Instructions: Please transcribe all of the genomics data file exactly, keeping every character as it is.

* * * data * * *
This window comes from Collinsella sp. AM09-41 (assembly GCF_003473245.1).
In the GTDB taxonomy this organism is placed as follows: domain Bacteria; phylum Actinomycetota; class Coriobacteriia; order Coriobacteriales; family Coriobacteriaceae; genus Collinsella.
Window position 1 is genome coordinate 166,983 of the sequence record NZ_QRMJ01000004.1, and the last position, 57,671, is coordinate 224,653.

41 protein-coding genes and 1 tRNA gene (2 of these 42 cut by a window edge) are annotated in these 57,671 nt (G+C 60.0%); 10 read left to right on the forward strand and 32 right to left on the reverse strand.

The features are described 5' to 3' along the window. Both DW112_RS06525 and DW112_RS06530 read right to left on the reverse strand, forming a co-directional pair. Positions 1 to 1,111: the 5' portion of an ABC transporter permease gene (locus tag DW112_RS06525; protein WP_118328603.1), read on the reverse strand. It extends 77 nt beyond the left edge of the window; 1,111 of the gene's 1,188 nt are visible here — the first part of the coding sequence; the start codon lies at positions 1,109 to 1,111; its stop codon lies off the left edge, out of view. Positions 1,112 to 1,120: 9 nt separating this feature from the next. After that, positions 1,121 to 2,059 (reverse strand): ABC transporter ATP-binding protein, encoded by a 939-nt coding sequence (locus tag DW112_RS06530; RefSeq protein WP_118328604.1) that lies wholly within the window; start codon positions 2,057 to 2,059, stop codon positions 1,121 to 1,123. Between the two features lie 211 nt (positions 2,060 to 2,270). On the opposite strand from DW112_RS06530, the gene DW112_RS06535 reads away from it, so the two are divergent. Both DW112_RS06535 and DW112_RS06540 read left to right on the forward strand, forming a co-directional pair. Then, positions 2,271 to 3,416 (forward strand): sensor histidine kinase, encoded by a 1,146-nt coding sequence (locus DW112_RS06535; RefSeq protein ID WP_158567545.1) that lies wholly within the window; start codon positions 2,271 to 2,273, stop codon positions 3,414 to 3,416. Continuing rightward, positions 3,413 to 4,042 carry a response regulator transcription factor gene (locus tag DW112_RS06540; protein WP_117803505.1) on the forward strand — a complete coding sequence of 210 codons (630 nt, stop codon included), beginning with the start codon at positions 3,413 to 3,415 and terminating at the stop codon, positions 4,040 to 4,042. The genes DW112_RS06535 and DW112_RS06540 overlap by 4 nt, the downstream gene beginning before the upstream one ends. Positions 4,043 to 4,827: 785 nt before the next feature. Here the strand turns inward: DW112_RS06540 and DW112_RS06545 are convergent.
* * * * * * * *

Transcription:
This window comes from Collinsella sp. AM09-41 (assembly GCF_003473245.1).
In the GTDB taxonomy this organism is placed as follows: domain Bacteria; phylum Actinomycetota; class Coriobacteriia; order Coriobacteriales; family Coriobacteriaceae; genus Collinsella.
Window position 1 is genome coordinate 166,983 of the sequence record NZ_QRMJ01000004.1, and the last position, 57,671, is coordinate 224,653.

41 protein-coding genes and 1 tRNA gene (2 of these 42 cut by a window edge) are annotated in these 57,671 nt (G+C 60.0%); 10 read left to right on the forward strand and 32 right to left on the reverse strand.

The features are described 5' to 3' along the window. Both DW112_RS06525 and DW112_RS06530 read right to left on the reverse strand, forming a co-directional pair. Positions 1 to 1,111: the 5' portion of an ABC transporter permease gene (locus tag DW112_RS06525; protein WP_118328603.1), read on the reverse strand. It extends 77 nt beyond the left edge of the window; 1,111 of the gene's 1,188 nt are visible here — the first part of the coding sequence; the start codon lies at positions 1,109 to 1,111; its stop codon lies off the left edge, out of view. Positions 1,112 to 1,120: 9 nt separating this feature from the next. After that, positions 1,121 to 2,059 (reverse strand): ABC transporter ATP-binding protein, encoded by a 939-nt coding sequence (locus tag DW112_RS06530; RefSeq protein WP_118328604.1) that lies wholly within the window; start codon positions 2,057 to 2,059, stop codon positions 1,121 to 1,123. Between the two features lie 211 nt (positions 2,060 to 2,270). On the opposite strand from DW112_RS06530, the gene DW112_RS06535 reads away from it, so the two are divergent. Both DW112_RS06535 and DW112_RS06540 read left to right on the forward strand, forming a co-directional pair. Then, positions 2,271 to 3,416 (forward strand): sensor histidine kinase, encoded by a 1,146-nt coding sequence (locus DW112_RS06535; RefSeq protein ID WP_158567545.1) that lies wholly within the window; start codon positions 2,271 to 2,273, stop codon positions 3,414 to 3,416. Continuing rightward, positions 3,413 to 4,042 carry a response regulator transcription factor gene (locus tag DW112_RS06540; protein WP_117803505.1) on the forward strand — a complete coding sequence of 210 codons (630 nt, stop codon included), beginning with the start codon at positions 3,413 to 3,415 and terminating at the stop codon, positions 4,040 to 4,042. The genes DW112_RS06535 and DW112_RS06540 overlap by 4 nt, the downstream gene beginning before the upstream one ends. Positions 4,043 to 4,827: 785 nt before the next feature. Here the strand turns inward: DW112_RS06540 and DW112_RS06545 are convergent.